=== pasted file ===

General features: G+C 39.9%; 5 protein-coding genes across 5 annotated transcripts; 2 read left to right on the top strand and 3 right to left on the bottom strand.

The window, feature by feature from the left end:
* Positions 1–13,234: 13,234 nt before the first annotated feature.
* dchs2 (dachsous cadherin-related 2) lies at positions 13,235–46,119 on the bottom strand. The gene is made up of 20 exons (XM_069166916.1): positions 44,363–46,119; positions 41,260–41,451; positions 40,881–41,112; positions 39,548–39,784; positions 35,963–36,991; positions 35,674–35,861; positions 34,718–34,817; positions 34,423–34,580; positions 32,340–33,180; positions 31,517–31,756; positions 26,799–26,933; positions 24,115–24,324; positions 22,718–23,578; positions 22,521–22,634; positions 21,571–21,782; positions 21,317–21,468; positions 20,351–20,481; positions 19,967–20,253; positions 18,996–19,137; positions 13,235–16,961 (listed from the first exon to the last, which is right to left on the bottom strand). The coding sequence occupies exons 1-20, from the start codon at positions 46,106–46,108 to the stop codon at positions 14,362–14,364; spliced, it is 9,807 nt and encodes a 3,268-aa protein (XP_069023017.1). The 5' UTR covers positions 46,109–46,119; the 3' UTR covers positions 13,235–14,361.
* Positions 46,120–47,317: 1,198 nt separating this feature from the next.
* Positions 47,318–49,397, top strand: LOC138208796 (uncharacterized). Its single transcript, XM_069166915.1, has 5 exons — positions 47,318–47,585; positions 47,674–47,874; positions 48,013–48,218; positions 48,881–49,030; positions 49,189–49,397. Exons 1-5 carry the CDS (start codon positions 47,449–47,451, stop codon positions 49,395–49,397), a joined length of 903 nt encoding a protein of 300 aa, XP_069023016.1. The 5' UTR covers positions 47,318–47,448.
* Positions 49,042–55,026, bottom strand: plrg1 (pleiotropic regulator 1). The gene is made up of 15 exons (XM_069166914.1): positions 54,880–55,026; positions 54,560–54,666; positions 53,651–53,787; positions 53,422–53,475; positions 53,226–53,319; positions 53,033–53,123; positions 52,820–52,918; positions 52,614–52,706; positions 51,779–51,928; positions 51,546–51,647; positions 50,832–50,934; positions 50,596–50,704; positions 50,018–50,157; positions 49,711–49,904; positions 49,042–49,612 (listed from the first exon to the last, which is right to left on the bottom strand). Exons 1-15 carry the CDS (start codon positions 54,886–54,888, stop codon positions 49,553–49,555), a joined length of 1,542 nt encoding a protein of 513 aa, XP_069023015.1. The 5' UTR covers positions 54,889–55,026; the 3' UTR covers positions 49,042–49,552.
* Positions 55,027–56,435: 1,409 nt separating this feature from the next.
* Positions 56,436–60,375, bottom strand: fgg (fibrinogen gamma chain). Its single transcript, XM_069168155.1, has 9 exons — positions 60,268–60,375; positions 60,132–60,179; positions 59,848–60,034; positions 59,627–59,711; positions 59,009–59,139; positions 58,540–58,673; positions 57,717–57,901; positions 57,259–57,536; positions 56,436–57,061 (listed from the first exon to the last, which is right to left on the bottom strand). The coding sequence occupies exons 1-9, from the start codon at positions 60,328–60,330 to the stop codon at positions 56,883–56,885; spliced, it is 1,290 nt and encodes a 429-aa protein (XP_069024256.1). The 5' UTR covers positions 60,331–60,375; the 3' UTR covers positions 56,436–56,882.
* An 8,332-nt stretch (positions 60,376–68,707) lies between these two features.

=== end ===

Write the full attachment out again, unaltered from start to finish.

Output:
General features: G+C 39.9%; 5 protein-coding genes across 5 annotated transcripts; 2 read left to right on the top strand and 3 right to left on the bottom strand.

The window, feature by feature from the left end:
* Positions 1–13,234: 13,234 nt before the first annotated feature.
* dchs2 (dachsous cadherin-related 2) lies at positions 13,235–46,119 on the bottom strand. The gene is made up of 20 exons (XM_069166916.1): positions 44,363–46,119; positions 41,260–41,451; positions 40,881–41,112; positions 39,548–39,784; positions 35,963–36,991; positions 35,674–35,861; positions 34,718–34,817; positions 34,423–34,580; positions 32,340–33,180; positions 31,517–31,756; positions 26,799–26,933; positions 24,115–24,324; positions 22,718–23,578; positions 22,521–22,634; positions 21,571–21,782; positions 21,317–21,468; positions 20,351–20,481; positions 19,967–20,253; positions 18,996–19,137; positions 13,235–16,961 (listed from the first exon to the last, which is right to left on the bottom strand). The coding sequence occupies exons 1-20, from the start codon at positions 46,106–46,108 to the stop codon at positions 14,362–14,364; spliced, it is 9,807 nt and encodes a 3,268-aa protein (XP_069023017.1). The 5' UTR covers positions 46,109–46,119; the 3' UTR covers positions 13,235–14,361.
* Positions 46,120–47,317: 1,198 nt separating this feature from the next.
* Positions 47,318–49,397, top strand: LOC138208796 (uncharacterized). Its single transcript, XM_069166915.1, has 5 exons — positions 47,318–47,585; positions 47,674–47,874; positions 48,013–48,218; positions 48,881–49,030; positions 49,189–49,397. Exons 1-5 carry the CDS (start codon positions 47,449–47,451, stop codon positions 49,395–49,397), a joined length of 903 nt encoding a protein of 300 aa, XP_069023016.1. The 5' UTR covers positions 47,318–47,448.
* Positions 49,042–55,026, bottom strand: plrg1 (pleiotropic regulator 1). The gene is made up of 15 exons (XM_069166914.1): positions 54,880–55,026; positions 54,560–54,666; positions 53,651–53,787; positions 53,422–53,475; positions 53,226–53,319; positions 53,033–53,123; positions 52,820–52,918; positions 52,614–52,706; positions 51,779–51,928; positions 51,546–51,647; positions 50,832–50,934; positions 50,596–50,704; positions 50,018–50,157; positions 49,711–49,904; positions 49,042–49,612 (listed from the first exon to the last, which is right to left on the bottom strand). Exons 1-15 carry the CDS (start codon positions 54,886–54,888, stop codon positions 49,553–49,555), a joined length of 1,542 nt encoding a protein of 513 aa, XP_069023015.1. The 5' UTR covers positions 54,889–55,026; the 3' UTR covers positions 49,042–49,552.
* Positions 55,027–56,435: 1,409 nt separating this feature from the next.
* Positions 56,436–60,375, bottom strand: fgg (fibrinogen gamma chain). Its single transcript, XM_069168155.1, has 9 exons — positions 60,268–60,375; positions 60,132–60,179; positions 59,848–60,034; positions 59,627–59,711; positions 59,009–59,139; positions 58,540–58,673; positions 57,717–57,901; positions 57,259–57,536; positions 56,436–57,061 (listed from the first exon to the last, which is right to left on the bottom strand). The coding sequence occupies exons 1-9, from the start codon at positions 60,328–60,330 to the stop codon at positions 56,883–56,885; spliced, it is 1,290 nt and encodes a 429-aa protein (XP_069024256.1). The 5' UTR covers positions 60,331–60,375; the 3' UTR covers positions 56,436–56,882.
* An 8,332-nt stretch (positions 60,376–68,707) lies between these two features.